February 17, 2007

Anbar Tribes Continue Turning Against Al-Qaeda

With all of the focus on Baghdad and the surge, the second portion of the President's new strategy has gotten little attention. Four thousand Marines have begun arriving in Anbar, the power base for al-Qaeda in Iraq, in order to clear the province of these terrorists. They may find their job a little easier than first thought, as the savagery of AQI has turned many tribal leaders against the extremists:

Sunni tribes in troubled Anbar province have begun working closely with U.S. and government forces, contributing nearly 2,400 men to the police department and 1,600 to a newly organized tribal security force, authorities say.

U.S. troops are training and equipping the new tribal forces, which are called Emergency Response Units (ERUs), and are charged with defending the areas where they live, according to the local U.S. commander.

By a U.S. count, 12 of the Ramadi area's 21 tribes are cooperating in the security effort, six are considered neutral, and three are actively hostile. That is almost the reverse of the tribal posture last June, when three were cooperative and 12 were hostile.

In the tradition of Arab tribes, the Anbar chiefs played both sides against the middle. They cooperated with both sides to get an idea where their interests would lie in the future, as well as to see which side would have the most staying power. The tribes had mostly remained hostile to the US -- understandable, as the Sunnis lost a great deal of power with the fall of Saddam -- until al-Qaeda made the mistake of killing one of the tribal chiefs and then hiding the body. The tribe could not bury him in the Muslim tradition, a scandal that infuriated Sunnis in Anbar and drove many to the US.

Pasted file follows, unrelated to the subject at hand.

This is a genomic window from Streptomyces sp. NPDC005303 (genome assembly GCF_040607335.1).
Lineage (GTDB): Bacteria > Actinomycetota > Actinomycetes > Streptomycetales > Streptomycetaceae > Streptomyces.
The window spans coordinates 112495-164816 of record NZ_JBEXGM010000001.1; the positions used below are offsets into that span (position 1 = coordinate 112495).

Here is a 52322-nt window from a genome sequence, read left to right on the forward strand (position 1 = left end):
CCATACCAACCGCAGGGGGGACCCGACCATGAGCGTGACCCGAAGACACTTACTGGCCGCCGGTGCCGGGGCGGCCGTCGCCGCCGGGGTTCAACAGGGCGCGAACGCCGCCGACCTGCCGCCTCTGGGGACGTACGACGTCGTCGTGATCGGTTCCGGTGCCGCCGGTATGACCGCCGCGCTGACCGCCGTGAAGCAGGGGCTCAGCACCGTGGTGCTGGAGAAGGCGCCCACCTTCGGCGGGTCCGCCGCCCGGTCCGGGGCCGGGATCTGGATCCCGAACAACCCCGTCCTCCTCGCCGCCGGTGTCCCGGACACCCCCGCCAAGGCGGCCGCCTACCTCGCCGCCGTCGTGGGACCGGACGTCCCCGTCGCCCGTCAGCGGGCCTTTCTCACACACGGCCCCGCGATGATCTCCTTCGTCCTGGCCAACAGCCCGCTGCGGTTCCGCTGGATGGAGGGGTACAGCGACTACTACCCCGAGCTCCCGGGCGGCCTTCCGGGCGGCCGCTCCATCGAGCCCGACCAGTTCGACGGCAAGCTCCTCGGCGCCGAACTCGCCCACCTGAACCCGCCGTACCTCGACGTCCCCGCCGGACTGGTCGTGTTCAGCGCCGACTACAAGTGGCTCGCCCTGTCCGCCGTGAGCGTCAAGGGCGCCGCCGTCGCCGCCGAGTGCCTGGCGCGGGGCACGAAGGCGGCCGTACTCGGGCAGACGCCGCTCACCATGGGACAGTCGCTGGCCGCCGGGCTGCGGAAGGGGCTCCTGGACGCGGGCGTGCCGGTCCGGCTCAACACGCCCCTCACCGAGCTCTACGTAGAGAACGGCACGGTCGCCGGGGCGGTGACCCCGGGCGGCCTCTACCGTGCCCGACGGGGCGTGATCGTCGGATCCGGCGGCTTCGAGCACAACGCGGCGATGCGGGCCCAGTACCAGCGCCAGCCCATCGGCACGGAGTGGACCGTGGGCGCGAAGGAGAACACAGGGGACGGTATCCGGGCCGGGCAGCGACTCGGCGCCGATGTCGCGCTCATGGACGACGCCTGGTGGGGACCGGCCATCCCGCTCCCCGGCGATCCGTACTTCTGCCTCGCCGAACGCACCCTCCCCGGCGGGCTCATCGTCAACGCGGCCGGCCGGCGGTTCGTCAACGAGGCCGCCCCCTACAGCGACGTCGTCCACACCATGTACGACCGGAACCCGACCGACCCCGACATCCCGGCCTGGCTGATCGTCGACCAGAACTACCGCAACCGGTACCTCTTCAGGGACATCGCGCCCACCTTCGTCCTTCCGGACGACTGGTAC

Since then, they have started a movement called The Awakening. Last fall, I posted about their pact with the US to hunt down AQI terrorists within the limits of Iraqi law. The Los Angeles Times reported that the tribes had coordinated efforts with American forces to kill one of the provincial AQI leaders, demonstrating their newfound commitment to counterterrorism in Anbar.

That commitment has become even more substantial. Since then, the tribes have contributed thousands of men to security forces specifically operating in Anbar, split between the Iraqi police and a tribal security force that coordinates with the Iraqi government. This seems especially meaningful, as the Sunnis of Anbar have little other incentive to work with the Shi'ite Maliki government. Their contributions to the police means that they have placed their young men in the control of the Interior Ministry, which the Iraq Study Group decided was so infiltrated with Shi'ite militia sympathizers that the police should be stripped from the ministry.

The surge allows the US to demonstrate its commitment to the tribes which have demonstrated their loyalty to us and to a terror-free Iraq. It shows that we are not the weak horse, and that they did not make a mistake by opposing our enemies in their back yards. We have an opportunity to discredit AQI and the assorted radical Islamists in Anbar if we remain dedicated to fighting the terrorists rather than finding ways to cut the resources to the front lines.


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